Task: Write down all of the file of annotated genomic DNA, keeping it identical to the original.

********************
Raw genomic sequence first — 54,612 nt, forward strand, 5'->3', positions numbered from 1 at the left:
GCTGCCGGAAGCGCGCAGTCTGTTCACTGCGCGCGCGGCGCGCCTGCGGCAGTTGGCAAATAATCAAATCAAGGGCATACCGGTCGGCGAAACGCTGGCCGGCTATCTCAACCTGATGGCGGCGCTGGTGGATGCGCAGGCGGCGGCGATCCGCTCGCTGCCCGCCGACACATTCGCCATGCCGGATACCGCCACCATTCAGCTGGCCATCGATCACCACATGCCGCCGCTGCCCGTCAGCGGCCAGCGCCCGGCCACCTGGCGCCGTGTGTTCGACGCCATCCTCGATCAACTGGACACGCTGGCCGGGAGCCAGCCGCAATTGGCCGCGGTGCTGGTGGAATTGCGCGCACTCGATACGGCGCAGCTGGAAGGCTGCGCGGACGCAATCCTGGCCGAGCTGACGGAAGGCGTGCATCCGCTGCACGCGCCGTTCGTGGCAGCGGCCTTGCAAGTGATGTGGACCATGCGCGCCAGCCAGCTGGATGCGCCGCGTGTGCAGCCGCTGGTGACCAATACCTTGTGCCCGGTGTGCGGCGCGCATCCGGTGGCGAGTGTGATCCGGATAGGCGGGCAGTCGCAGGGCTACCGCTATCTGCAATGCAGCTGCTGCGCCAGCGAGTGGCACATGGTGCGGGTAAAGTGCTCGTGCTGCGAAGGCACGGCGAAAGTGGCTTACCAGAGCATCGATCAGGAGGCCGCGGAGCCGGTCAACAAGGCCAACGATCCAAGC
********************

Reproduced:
Raw genomic sequence first — 54,612 nt, forward strand, 5'->3', positions numbered from 1 at the left:
GCTGCCGGAAGCGCGCAGTCTGTTCACTGCGCGCGCGGCGCGCCTGCGGCAGTTGGCAAATAATCAAATCAAGGGCATACCGGTCGGCGAAACGCTGGCCGGCTATCTCAACCTGATGGCGGCGCTGGTGGATGCGCAGGCGGCGGCGATCCGCTCGCTGCCCGCCGACACATTCGCCATGCCGGATACCGCCACCATTCAGCTGGCCATCGATCACCACATGCCGCCGCTGCCCGTCAGCGGCCAGCGCCCGGCCACCTGGCGCCGTGTGTTCGACGCCATCCTCGATCAACTGGACACGCTGGCCGGGAGCCAGCCGCAATTGGCCGCGGTGCTGGTGGAATTGCGCGCACTCGATACGGCGCAGCTGGAAGGCTGCGCGGACGCAATCCTGGCCGAGCTGACGGAAGGCGTGCATCCGCTGCACGCGCCGTTCGTGGCAGCGGCCTTGCAAGTGATGTGGACCATGCGCGCCAGCCAGCTGGATGCGCCGCGTGTGCAGCCGCTGGTGACCAATACCTTGTGCCCGGTGTGCGGCGCGCATCCGGTGGCGAGTGTGATCCGGATAGGCGGGCAGTCGCAGGGCTACCGCTATCTGCAATGCAGCTGCTGCGCCAGCGAGTGGCACATGGTGCGGGTAAAGTGCTCGTGCTGCGAAGGCACGGCGAAAGTGGCTTACCAGAGCATCGATCAGGAGGCCGCGGAGCCGGTCAACAAGGCCAACGATCCAAGC